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Soil disturbances from horse/mule logging operations coupled with machines in the Southern United StatesAuthor(s): Suraj P. Shrestha; Bobby L. Lanford; Robert Rummer; Mark Dubois
Source: International Journal of Forest Engineering. 19(1): 17-23.
Publication Series: Miscellaneous Publication
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DescriptionForest harvesting with animals is a labor-intensive operation. While mechanized logging is very efficient for large tracts of timber, it is often disruptive to the soil. Small logging operations using animals may be less environmentally disruptive. To better understand horse/mule logging performances for soil disturbance, five different horse/mule harvesting operations were investigated.About 75 percent of the soil was undisturbed and 22 percent of the remaining soil disturbance was judged to be slight.Only 3 percent of the soil examinations were classified as deeply disturbed and rutted - a condition considered to be prone to soil erosion. This study suggests that horse and mule logging has low soil disturbance in a partial cut of mixed pine/hardwood forests.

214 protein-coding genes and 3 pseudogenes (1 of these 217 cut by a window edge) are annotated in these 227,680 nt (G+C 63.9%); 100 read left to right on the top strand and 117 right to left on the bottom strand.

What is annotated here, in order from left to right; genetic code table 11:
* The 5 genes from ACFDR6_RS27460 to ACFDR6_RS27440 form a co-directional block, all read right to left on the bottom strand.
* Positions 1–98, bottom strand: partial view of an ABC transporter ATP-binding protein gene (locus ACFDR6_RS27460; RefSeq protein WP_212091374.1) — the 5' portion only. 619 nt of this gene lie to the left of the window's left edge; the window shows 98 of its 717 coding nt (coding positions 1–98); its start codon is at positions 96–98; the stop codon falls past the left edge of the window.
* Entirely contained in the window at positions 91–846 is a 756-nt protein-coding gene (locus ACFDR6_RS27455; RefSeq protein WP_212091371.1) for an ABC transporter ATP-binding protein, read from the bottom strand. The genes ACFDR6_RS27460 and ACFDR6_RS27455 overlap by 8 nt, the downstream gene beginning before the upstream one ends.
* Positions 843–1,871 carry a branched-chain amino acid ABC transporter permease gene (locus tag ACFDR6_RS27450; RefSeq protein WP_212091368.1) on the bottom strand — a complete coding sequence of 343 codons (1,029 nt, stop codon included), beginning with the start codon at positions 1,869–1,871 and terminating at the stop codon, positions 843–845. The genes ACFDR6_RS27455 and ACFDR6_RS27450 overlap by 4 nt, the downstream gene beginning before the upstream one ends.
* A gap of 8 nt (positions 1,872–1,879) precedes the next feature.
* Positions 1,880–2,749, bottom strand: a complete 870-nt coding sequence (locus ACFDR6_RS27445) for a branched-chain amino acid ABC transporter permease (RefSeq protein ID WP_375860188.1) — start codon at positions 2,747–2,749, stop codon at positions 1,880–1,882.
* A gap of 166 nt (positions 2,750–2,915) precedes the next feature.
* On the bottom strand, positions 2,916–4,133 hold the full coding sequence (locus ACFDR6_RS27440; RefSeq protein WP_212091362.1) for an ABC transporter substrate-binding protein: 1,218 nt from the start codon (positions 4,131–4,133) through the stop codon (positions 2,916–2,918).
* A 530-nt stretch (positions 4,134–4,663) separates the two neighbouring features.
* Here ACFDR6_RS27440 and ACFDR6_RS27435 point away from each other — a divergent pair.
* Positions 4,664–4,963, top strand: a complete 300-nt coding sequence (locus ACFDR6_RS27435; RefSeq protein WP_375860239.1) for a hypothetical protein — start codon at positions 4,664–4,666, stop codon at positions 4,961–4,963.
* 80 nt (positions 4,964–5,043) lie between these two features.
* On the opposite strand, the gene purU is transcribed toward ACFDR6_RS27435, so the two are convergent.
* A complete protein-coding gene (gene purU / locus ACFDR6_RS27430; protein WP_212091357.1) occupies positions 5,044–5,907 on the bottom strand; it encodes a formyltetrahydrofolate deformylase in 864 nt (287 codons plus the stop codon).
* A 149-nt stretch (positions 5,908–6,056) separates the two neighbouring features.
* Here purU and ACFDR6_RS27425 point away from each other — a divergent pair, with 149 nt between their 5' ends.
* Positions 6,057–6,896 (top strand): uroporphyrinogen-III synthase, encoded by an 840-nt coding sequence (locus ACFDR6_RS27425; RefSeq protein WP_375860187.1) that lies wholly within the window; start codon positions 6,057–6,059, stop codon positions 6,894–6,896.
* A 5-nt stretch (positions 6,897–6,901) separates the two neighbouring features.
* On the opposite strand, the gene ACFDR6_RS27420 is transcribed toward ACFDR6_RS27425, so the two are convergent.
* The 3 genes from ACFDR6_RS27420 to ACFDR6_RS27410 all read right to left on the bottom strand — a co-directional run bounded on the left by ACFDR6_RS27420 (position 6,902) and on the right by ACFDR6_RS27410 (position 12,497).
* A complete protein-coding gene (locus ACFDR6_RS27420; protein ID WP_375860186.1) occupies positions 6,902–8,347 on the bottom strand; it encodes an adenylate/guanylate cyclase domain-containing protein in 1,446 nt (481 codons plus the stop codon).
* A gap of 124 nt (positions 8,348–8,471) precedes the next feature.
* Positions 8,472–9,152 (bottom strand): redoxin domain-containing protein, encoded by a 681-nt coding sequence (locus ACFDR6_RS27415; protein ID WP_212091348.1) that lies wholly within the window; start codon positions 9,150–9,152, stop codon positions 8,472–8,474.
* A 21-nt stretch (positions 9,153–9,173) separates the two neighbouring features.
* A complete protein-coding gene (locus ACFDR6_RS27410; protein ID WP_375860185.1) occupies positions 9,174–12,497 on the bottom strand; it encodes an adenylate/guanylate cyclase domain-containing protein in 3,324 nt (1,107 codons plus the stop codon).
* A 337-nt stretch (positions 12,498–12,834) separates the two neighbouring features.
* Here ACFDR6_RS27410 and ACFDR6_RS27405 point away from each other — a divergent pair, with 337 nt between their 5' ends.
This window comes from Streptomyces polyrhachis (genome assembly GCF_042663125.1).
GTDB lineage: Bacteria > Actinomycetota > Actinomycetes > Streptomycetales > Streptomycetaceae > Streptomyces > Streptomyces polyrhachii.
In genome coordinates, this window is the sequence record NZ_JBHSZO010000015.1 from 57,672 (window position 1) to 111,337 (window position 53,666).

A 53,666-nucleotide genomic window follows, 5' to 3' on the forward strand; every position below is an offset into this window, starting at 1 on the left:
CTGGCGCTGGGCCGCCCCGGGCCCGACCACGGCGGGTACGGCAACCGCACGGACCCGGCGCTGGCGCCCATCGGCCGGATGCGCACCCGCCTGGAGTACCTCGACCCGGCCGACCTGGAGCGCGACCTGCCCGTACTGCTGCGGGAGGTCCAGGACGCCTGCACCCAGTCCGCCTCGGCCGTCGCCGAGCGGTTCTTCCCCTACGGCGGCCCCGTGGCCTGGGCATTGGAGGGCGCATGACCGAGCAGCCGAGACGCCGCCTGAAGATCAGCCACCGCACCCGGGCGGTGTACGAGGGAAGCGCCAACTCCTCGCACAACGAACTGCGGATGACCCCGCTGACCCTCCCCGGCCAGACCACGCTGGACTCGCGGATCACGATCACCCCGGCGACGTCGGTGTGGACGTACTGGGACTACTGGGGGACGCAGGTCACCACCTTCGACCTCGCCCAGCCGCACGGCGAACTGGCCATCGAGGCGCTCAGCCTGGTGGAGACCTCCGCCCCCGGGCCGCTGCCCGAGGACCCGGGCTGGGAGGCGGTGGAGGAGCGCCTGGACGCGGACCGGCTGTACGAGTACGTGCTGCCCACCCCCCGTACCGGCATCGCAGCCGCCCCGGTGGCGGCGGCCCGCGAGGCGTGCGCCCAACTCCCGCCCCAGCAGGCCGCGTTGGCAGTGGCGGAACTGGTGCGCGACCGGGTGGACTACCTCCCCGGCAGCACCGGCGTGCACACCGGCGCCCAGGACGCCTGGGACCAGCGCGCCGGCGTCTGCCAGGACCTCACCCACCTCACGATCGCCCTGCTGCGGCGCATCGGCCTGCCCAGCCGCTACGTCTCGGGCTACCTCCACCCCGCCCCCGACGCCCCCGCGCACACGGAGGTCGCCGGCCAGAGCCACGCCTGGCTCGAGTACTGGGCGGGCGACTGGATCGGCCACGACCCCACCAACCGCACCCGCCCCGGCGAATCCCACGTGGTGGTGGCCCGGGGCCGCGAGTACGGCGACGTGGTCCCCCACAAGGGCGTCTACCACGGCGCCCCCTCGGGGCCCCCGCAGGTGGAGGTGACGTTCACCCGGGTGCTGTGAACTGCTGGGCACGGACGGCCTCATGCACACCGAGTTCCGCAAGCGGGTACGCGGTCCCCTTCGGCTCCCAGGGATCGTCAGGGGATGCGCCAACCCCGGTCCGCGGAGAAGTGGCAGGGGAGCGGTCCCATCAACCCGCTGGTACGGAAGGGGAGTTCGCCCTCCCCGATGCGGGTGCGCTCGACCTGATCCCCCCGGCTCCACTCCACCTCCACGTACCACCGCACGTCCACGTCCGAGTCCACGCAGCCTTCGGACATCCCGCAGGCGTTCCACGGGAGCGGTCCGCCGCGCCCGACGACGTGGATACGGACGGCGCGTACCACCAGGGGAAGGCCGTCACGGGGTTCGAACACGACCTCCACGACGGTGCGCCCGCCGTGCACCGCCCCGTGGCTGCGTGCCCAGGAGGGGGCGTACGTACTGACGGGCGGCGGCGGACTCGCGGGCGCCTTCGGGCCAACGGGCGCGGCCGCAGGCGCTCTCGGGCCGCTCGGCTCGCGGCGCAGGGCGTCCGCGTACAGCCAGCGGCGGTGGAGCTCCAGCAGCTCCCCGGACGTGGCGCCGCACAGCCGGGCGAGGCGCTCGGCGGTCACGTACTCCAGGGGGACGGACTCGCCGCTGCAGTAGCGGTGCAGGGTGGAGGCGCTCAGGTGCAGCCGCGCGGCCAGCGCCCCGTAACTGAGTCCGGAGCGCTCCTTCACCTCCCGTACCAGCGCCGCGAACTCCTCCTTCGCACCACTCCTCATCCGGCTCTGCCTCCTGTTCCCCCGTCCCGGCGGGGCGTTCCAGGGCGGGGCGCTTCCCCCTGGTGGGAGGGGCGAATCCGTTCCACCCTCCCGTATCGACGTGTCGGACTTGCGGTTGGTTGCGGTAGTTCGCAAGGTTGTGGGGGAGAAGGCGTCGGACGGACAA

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CitationShrestha, Suraj P.; Lanford, Bobby L.; Rummer, Robert; Dubois, Mark. 2008. Soil disturbances from horse/mule logging operations coupled with machines in the Southern United States. International Journal of Forest Engineering. 19(1): 17-23.
Keywordsanimal logging, horse/mule, soil disturbance
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